A historic moment for the FEDDF. Another sport in which Spain makes its debut at an international level.
All the sports that are part of our structure have the support for its international development, although it is a more laborious process for team sports. Wheelchair rugby has been on in our country for a decade and now it is the moment for the Spanish national team to start competing in the international arena.
We are making our debut and undertaking the responsibility of organizing the European Championship. Do we like great challenges?
Spain has a very good reputation among international institutions for people with physical disabilities of any kind. The IWRF is very enthusiastic about us becoming a landmark, also in terms of organization; we are just starting but I am positive there will be more team events and we can expect the clubs to, little by little, take the steps to make it possible for international competitions to take place here likewise.
Does accepting the organization of a European Championship require the involvement of many people and institutions?
Any international event requires the involvement, first, of a human team that can develop it in the different organizational areas (hotel, sport facilities, transport, voluntary work…), and second, but not least, of the combination of public institutions and private companies for funding. In our case, the public part has been incredibly welcomed by the City Council of Oviedo and the Principado de Asturias, the private one has counted on the support and trust of Fundación ONCE, Obra Social La Caixa and Tartiere Auto.
What can be expected from the national team’s first official appointment?
Due to my position, I do not like to set sport targets for the teams or sportspeople that represent the FEDDF at an international level. Obviously, we always try to get the best result and to transfer the investment made along the process onto high standard competition, but I have been a sportsman, I still consider myself one, and there are many factors that can influence success. When making one’s debut in events like these, the important point is to gain experience and gather positive feelings as a team, as matches move on. I am certain Spain will play a good role.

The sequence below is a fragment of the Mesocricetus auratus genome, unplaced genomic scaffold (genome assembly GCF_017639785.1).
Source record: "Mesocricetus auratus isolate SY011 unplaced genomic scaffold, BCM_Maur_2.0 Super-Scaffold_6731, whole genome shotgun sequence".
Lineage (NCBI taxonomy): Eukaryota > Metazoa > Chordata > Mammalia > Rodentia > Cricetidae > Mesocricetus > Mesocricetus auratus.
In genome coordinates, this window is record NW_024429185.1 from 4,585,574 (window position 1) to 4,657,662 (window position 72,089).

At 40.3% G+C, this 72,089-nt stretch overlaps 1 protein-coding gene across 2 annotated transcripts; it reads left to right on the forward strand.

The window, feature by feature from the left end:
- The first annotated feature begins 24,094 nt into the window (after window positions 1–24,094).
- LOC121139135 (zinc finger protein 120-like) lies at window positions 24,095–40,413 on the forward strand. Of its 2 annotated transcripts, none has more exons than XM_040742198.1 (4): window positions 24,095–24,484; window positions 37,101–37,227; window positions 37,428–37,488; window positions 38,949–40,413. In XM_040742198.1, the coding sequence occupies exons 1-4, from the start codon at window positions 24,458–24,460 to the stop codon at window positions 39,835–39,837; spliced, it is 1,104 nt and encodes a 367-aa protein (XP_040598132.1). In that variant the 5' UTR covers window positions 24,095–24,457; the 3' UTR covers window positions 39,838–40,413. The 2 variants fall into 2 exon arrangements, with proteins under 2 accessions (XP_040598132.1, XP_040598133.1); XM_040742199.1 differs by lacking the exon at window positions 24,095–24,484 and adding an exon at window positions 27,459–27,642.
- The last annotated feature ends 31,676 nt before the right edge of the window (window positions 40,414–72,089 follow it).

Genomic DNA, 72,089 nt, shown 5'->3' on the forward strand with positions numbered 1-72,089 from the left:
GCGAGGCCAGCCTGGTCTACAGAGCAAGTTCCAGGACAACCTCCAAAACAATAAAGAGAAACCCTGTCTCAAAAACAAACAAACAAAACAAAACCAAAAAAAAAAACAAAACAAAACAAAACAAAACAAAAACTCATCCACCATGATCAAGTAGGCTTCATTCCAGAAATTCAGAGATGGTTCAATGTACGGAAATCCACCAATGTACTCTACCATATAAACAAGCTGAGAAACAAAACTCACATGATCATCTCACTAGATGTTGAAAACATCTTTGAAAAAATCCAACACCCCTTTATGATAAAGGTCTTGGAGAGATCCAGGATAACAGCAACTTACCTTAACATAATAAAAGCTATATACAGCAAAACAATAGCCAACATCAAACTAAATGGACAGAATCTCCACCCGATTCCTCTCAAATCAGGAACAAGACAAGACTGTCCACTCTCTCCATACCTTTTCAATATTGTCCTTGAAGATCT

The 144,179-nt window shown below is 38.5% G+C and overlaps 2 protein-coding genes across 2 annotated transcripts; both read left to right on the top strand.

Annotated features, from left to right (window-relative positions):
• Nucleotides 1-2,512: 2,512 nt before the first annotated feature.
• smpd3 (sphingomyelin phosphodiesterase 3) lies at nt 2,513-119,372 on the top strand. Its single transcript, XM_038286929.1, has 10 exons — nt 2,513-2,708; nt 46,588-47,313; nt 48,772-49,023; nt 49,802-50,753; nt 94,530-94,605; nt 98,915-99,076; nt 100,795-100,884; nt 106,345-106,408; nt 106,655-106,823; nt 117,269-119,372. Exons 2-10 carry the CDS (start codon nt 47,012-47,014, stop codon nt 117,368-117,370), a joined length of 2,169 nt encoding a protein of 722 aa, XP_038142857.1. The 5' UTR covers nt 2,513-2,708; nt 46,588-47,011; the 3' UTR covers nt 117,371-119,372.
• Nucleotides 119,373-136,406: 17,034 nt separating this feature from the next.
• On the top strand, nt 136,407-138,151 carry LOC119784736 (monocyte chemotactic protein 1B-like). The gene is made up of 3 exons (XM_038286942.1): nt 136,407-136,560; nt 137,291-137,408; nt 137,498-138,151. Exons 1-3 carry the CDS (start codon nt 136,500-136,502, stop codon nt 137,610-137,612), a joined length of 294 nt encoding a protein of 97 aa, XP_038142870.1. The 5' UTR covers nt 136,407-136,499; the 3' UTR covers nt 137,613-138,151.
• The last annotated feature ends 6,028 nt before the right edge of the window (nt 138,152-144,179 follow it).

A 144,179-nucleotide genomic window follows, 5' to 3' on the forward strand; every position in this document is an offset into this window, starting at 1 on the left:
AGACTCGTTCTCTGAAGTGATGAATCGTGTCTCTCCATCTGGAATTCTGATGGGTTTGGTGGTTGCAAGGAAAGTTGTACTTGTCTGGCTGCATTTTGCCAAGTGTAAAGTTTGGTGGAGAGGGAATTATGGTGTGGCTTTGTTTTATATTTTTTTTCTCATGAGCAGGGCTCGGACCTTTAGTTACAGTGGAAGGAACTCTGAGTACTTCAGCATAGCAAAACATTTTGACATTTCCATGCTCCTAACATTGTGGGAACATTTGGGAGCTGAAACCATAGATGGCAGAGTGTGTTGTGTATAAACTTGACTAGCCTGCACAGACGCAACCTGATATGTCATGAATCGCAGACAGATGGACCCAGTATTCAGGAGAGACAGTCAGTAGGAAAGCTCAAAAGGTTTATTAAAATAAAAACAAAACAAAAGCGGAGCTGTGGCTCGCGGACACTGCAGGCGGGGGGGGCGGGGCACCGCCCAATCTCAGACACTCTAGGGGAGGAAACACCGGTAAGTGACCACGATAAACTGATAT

Wheelchair rugby is proving to be a sport on the rise. How does the FEDDF see this progression?
Along with paddle, it is one of the sports that has grown the most in the last few years, both in terms of licenses and sport events. The work done by the Regional Federations and clubs, supported by the Wheelchair Rugby National Committee of the FEDDF, is encouraging more and more people with physical disabilities to approach this sport and more and more cities to give green light to creating new teams.
What would you say to encourage the people in Oviedo to come to the Hermanos Cechini Sport Centre?
Whenever we talk about adapted sport, I tell people to give themselves the opportunity to live it in situ, to come along to the Sport Centre to see a first-class sport event where, I am sure, any possible prejudices will be left behind and they will be able to enjoy all the excitement and dynamism provided by wheelchair rugby.